Contributed by Dr. Andy Wells, Charnwood Technical Consulting Ltd.
The inspiration for this article came from some work I recently carried out with collaborators in the CHEM 21 consortium, looking at solvent use in the pharmaceutical industry. While there has been a lot of progress and excellent work published in the field of solvent selection, it is clear that this is a journey that is underway, and there is still work to do to influence solvent selection in a global context (Survey of Solvent Usage in Papers Published in Organic Process Research and Development 1997-2012).
So why the concern over solvents? In most cases, solvents are not the most expensive contributor to the cost of a pharmaceutical, but it has become clear that they make a major contribution to the life cycle impact of a product due to the natural resources and energy embedded in to their manufacture/ recycle/disposal (GSK Experiences in Life Cycle Inventory and Assessment). It has also become clear over the past 20 years or so that several solvents have undesirable toxicity towards humans and /or adverse effects in the environment. A further recent related consideration is environmental legislation such as REACH in the European Union, which may seek to restrict or phase out the most hazardous solvents (substances of very high concern) – (REACH - Registration, Evaluation, Authorisation and Restriction of Chemicals).
So, how do you choose a solvent for a reaction? For many chemists, especially those that have not worked in process or manufacturing environments, this is probably via a semi- automatic, instinctive process. You might be reproducing an experiment from a paper, or using a published method using similar reagents/products. You might consult a standard text book or think back to grad school where specific solvent classes were recommended for certain transformations. Of course, practiced chemists will have their ‘favorite’ solvents, and experience of what works well for a particular reaction type.
The selection of an ‘optimum’ solvent for a process is actually quite a complex task, with the solvent needing to full fill a number of tasks:
So if the solvent initially chosen, or reported in the literature, does have a poor safety/environmental profile, are you stuck with it? Well, not necessarily, there may be better options available. Take nucleophilic substitution reactions – SNAr and SN2. These reactions are typically run in dipolar aprotic solvents like N,N-dimethylacetamide (DMF). A number of solvents in this class are coming under increasing scrutiny and legislation due to undesirable reprotoxicity effects. However, there could be a number of alternatives to avoid solvents like DMF in SN type reactions.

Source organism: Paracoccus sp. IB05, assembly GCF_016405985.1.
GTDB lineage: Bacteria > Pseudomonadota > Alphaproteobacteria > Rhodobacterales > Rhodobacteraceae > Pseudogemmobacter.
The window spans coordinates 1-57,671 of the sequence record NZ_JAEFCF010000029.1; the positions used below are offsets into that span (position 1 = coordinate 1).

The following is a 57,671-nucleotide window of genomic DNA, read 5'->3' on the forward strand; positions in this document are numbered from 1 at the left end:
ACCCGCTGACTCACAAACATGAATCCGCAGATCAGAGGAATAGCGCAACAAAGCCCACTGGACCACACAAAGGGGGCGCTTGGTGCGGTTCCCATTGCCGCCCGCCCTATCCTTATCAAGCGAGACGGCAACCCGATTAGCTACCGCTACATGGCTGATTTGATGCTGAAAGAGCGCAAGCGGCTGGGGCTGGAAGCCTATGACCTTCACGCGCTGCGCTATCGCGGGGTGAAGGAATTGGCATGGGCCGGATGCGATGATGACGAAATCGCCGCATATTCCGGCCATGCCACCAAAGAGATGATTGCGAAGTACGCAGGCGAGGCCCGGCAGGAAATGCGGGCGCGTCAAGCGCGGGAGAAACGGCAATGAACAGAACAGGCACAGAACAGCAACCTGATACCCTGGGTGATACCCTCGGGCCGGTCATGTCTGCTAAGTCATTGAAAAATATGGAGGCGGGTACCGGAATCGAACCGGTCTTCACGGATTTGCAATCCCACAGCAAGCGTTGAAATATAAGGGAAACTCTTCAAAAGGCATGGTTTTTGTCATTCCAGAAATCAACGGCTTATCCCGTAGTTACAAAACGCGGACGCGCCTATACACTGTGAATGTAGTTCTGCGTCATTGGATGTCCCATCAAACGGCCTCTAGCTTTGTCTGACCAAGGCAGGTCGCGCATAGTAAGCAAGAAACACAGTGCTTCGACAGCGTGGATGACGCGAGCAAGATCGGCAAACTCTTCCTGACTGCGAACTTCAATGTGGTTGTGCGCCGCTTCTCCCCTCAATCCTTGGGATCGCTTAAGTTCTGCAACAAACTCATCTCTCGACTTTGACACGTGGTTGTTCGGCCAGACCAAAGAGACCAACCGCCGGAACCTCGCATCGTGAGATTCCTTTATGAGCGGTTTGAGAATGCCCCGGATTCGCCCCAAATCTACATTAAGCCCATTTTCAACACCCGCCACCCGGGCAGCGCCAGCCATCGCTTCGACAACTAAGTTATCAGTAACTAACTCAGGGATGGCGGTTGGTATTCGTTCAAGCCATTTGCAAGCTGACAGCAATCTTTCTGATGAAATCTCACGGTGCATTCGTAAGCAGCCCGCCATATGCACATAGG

Choose a member of this solvent class with minimal risks.
Does the reaction have to be run in that solvent class? A number of Sn-type reactions will run in other solvent classes like alcohols or ketones.
If a more beguine solvent works, but suffers from a poor reaction rate, can it be used under pressure to increase the reaction temperature above the boiling point and increase rate?
Can catalysis/additives be used to promote the desired reaction in a more beguine solvent?
Can a more beguine solvent(s) be used with additives like phase transfer catalysts?
Another good reaction class is amide bond formation – often accomplished in solvents like DMF or dichloromethane. There have been several recent publications describing alternative greener solvents for this reaction (Better Solvents for Peptide Synthesis , Evaluation of alternative solvents in common amide coupling reactions: replacement of dichloromethan...)
There is probably no ‘ideal’ solvent – choice is always a number of trade –offs between desired performance of the process and safety/environmental factors, however good solvent selection needs careful choice and consideration driven by data. So, good luck with your reactions, and do give some serious consideration to solvent selection. To conclude, below are some links that lead to useful resources on solvents and solvent selection.
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